Is there a "White Shiraz"?
Pardon the rhetorical question, but some days it seems that big, powerful Shiraz dominates Australia's wine exports to the extent that we forget about all the other good wines coming from Down Under. Yes, even white wine.
Like the U.S., Australia grows and makes wine from a bewildering array of grape varieties, all of them immigrant vines with their roots in Europe. There's Cabernet Sauvignon and Sauvignon Blanc, Pinot Noir and Chardonnay, Grenache and Mourvedre and Riesling and even a splash of Muscat and a shot of Zinfandel.
But one Australian quest seems to remain a vinous Holy Grail, more a dream than a reality: Where's the "White Shiraz"? I'm not talking about a pink-wine-from-red-grapes here, but a white <i>equivalent</i> to Shiraz, a grape that thrives so well in the continent's climate and soils that it can make a uniquely Australian wine with huge economic potential.
While Chardonnay does well from the Hunter Valley through South Australia to the Margaret River in the far West country, and Riesling from the Clare and Eden Valleys can be a delight (more about that in Friday's edition), neither of these white wines strikes me as expressing Australia as boldly as Shiraz does with the reds.
Two white varieties that carry relatively little weight in the Old Country, however, do seem to have potential to take off in Oz; much as Malbec, lightly regarded in its French homeland, has skyrocketed in Argentina. Let's have a quick look at them both:
<b>SEMILLON</b> is used in France almost entirely as a blending grape with Sauvignon Blanc to make White Bordeaux and, at its pinnacle, the great dessert wines of Sauternes and its neighbors. In Australia - particularly in the Hunter Valley northeast of Sydney - it has a long history as a table-wine variety. (And, in a twist on European place-name borrowing that perhaps outdoes even California "Chablis" and "Burgundy," it was long marketed as "Hunter <i>Riesling</i>.") It's also grown in Chile and spottily in the Western U.S. With managed yields and careful vinification it can make a rich, almost honeyed but sturdily acidic white with considerable cellar potential. Overcropped and grown for profit, it makes forgettable jug wines.
<B>VERDELHO</B>, a Portuguese grape, was once so widely planted on Madeira that it bestowed its name on a Madeira style, between Sercial and Bual in sweetness. It has almost died out there, although the name remains. In Australia, too, it was a major wine grape during the 1800s but lost popularity. In recent years, however, it has been coming back strong, with varietally labeled Verdelho becoming common in recent years. High in acidity with a citric lemon-lime character, well-made Verdelho can be a refreshing table wine or a strong structural element in blends.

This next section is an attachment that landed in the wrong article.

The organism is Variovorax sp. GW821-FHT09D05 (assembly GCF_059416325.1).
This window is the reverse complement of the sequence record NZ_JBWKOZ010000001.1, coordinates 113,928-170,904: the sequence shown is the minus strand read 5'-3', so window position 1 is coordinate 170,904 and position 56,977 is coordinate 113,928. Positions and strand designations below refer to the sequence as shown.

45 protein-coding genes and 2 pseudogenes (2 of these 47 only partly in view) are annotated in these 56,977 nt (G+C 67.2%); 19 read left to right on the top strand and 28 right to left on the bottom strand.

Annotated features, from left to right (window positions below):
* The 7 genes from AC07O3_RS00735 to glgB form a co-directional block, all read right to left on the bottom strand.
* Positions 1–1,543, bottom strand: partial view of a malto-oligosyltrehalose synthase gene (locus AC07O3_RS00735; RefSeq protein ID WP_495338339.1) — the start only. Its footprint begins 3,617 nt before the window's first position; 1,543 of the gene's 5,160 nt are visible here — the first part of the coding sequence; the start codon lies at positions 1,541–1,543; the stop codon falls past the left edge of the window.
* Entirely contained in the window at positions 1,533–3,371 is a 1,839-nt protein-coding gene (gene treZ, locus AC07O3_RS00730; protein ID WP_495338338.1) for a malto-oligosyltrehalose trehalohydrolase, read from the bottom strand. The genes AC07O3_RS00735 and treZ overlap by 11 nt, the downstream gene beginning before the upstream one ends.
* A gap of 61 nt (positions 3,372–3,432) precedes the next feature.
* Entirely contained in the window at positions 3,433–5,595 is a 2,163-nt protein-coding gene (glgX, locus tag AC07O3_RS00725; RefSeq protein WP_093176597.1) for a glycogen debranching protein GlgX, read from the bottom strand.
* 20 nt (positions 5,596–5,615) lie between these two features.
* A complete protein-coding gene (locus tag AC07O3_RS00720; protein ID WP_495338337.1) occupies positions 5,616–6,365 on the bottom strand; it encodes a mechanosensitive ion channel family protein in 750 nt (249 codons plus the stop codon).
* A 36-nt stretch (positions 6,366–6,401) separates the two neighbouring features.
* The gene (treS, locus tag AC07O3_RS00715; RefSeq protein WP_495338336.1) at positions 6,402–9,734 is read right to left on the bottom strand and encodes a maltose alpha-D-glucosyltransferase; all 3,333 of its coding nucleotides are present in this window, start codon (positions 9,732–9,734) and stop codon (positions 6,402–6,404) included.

Today's featured wine, continuing this week's focus on Australia, is a 60-40 blend of Semillon and Verdelho from <b>Yarraman Estate</b> in South Eastern Australia, the broad wine region that includes both New South Wales (Sydney) and Victoria (Melbourne). Closed with a sturdy metal screw cap, it offers startling complexity, good texture and balance in a food-friendly wine of unusual character for just $10, making it one of my best white-wine values of the still-young year.
<table border="0" align="right" width="115"><tr><td><img src="http://www.wineloverspage.com/graphics1/barn0122.jpg" border="1" align="right"></td></tr></table>Yarraman Estate 2004 South Eastern Australia "Barn Buster" ($9.99)
This blend of Semillon (60%) and Verdelho (40%) is a rather pale straw color with glints of gold. Pleasant and complex aromatics blend a whiff of tangerine, a breath of honeydew melon and a distant piney note that's not resinous but pleasantly reminiscent of a breeze through a conifer forest. Flavors are consistent with the nose, light-bodied, fresh and tart, pineapple and a hint of ripe mango shaped by snappy acidity that hangs on as a palate-cleansing element in a long finish. Very fine indeed. U.S. importer: Robert Whale Selections Ltd., Washington, D.C. (Jan. 22, 2007)
<B>FOOD MATCH:</b> It was splendid with an Asian seafood-and-pork partner at the dinner table: Cantonese-style shrimp with lobster sauce.
<B>VALUE:</B> Food friendly, balanced and surprisingly complex, it's a fine value in the $10 range.
<B>WHEN TO DRINK:</B> It's not meant for aging and best enjoyed while the fruit flavors are fresh, although it should hold up well for a year or two under the metal screw cap.
<B>Semillon</B> = "<I>Seh-mee-yawN</i>"
<B>Verdelho</B> = "<I>Vehr-DALE-yoh</I>"
Curiously, the Yarraman Website does not show Barn Buster in the company's portfolio, hinting that - as is surprisingly common Down Under - it may be a special label made entirely for export and not available at home.
The U.S. importer has a fact sheet on the 2004 vintage, which was similar but blended the grapes in slightly different proportions:
<B>FIND THIS WINE ONLINE:</B>
Check prices and find vendors for Yarraman "Barn Buster" on Wine-Searcher.com.
<center>Subscribe to The 30 Second Wine Advisor